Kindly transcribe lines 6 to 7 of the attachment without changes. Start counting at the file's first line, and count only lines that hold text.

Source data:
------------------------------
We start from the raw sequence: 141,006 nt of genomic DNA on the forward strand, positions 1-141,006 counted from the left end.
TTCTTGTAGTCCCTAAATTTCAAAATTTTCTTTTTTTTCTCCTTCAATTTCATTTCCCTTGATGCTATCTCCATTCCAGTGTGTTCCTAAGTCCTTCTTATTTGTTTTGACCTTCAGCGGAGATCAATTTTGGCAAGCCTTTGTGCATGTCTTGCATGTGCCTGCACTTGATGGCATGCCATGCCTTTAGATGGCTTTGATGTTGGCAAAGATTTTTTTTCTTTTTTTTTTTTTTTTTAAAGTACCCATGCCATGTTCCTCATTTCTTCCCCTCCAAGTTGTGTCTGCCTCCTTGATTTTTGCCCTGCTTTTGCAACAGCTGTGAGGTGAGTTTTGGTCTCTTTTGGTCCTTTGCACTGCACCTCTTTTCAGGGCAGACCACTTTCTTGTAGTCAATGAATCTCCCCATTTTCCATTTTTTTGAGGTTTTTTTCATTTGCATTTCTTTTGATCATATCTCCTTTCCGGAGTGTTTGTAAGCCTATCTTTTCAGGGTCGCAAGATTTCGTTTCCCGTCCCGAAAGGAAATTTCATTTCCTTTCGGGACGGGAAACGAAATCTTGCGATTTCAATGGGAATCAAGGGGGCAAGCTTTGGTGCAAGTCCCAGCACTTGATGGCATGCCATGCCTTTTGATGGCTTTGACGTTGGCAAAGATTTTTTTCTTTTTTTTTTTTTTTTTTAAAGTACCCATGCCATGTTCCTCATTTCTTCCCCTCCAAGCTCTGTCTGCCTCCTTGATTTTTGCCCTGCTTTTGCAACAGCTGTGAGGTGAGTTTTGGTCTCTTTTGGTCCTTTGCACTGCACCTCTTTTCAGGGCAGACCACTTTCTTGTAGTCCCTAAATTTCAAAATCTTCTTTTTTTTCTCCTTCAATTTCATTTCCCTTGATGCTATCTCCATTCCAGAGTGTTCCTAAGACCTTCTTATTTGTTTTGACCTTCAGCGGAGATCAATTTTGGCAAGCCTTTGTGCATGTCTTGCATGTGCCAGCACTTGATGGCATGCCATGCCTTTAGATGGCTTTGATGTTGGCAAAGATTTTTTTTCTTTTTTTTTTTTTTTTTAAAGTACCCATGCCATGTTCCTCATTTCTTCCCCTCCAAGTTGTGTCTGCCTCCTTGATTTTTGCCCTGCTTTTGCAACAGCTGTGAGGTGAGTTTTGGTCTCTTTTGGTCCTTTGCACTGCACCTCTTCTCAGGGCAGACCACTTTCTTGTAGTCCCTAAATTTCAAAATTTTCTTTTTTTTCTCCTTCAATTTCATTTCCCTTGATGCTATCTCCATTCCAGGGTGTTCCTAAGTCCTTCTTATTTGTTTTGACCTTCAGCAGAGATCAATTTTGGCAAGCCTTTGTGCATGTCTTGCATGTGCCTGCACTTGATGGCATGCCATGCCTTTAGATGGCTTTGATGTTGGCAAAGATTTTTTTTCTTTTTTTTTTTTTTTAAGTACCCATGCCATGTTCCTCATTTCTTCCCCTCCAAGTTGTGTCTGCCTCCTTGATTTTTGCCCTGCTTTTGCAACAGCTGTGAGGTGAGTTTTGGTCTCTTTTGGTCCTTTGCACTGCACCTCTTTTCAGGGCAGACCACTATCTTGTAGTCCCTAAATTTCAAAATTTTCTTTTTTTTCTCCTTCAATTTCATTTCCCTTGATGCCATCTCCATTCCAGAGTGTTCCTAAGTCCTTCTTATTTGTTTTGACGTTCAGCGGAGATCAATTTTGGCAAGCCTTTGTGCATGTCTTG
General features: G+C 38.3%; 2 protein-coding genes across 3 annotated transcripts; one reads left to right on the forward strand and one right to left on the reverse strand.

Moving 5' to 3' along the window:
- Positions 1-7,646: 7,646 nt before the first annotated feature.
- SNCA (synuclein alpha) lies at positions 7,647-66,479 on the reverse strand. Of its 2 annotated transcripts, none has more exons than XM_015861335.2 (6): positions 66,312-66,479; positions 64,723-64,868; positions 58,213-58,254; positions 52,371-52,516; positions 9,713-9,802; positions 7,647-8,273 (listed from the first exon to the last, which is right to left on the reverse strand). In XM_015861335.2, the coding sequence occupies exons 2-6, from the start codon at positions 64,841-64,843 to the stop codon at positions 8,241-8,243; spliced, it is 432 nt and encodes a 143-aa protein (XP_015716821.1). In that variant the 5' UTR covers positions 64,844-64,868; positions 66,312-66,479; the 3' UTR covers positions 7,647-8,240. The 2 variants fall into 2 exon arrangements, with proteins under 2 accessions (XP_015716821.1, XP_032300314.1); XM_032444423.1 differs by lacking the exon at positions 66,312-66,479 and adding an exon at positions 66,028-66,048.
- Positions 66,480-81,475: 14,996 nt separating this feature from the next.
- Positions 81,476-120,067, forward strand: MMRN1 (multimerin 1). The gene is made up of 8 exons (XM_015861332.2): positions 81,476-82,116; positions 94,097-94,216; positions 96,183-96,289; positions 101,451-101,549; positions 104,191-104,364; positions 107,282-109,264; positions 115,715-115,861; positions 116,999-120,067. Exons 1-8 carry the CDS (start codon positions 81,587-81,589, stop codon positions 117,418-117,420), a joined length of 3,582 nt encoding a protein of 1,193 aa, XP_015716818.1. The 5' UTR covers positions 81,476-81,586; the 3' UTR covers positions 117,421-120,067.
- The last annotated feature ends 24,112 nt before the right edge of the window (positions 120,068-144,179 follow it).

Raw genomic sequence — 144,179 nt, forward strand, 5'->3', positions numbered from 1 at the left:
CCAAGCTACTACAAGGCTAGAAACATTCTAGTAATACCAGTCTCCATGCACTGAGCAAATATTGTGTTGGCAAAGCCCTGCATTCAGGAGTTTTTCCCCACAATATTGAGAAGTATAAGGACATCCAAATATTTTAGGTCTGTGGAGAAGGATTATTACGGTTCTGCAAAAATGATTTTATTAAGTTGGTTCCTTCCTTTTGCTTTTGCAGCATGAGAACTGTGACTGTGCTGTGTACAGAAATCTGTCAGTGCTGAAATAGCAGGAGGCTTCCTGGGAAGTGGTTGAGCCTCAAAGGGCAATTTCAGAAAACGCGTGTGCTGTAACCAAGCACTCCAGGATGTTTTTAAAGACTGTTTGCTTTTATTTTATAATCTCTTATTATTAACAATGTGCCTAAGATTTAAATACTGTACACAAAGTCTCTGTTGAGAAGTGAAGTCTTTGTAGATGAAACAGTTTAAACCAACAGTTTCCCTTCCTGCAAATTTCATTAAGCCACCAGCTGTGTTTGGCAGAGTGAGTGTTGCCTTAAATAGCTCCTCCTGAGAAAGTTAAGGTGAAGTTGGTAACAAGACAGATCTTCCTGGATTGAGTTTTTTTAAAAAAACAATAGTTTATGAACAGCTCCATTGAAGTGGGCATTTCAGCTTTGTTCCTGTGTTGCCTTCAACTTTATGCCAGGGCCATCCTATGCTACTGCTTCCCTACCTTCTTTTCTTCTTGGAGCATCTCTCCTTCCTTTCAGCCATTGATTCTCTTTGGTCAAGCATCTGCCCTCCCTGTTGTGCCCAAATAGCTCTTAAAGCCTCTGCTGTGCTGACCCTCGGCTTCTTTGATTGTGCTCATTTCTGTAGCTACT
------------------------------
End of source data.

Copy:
- SNCA (synuclein alpha) lies at positions 7,647-66,479 on the reverse strand. Of its 2 annotated transcripts, none has more exons than XM_015861335.2 (6): positions 66,312-66,479; positions 64,723-64,868; positions 58,213-58,254; positions 52,371-52,516; positions 9,713-9,802; positions 7,647-8,273 (listed from the first exon to the last, which is right to left on the reverse strand). In XM_015861335.2, the coding sequence occupies exons 2-6, from the start codon at positions 64,841-64,843 to the stop codon at positions 8,241-8,243; spliced, it is 432 nt and encodes a 143-aa protein (XP_015716821.1). In that variant the 5' UTR covers positions 64,844-64,868; positions 66,312-66,479; the 3' UTR covers positions 7,647-8,240. The 2 variants fall into 2 exon arrangements, with proteins under 2 accessions (XP_015716821.1, XP_032300314.1); XM_032444423.1 differs by lacking the exon at positions 66,312-66,479 and adding an exon at positions 66,028-66,048.
- Positions 66,480-81,475: 14,996 nt separating this feature from the next.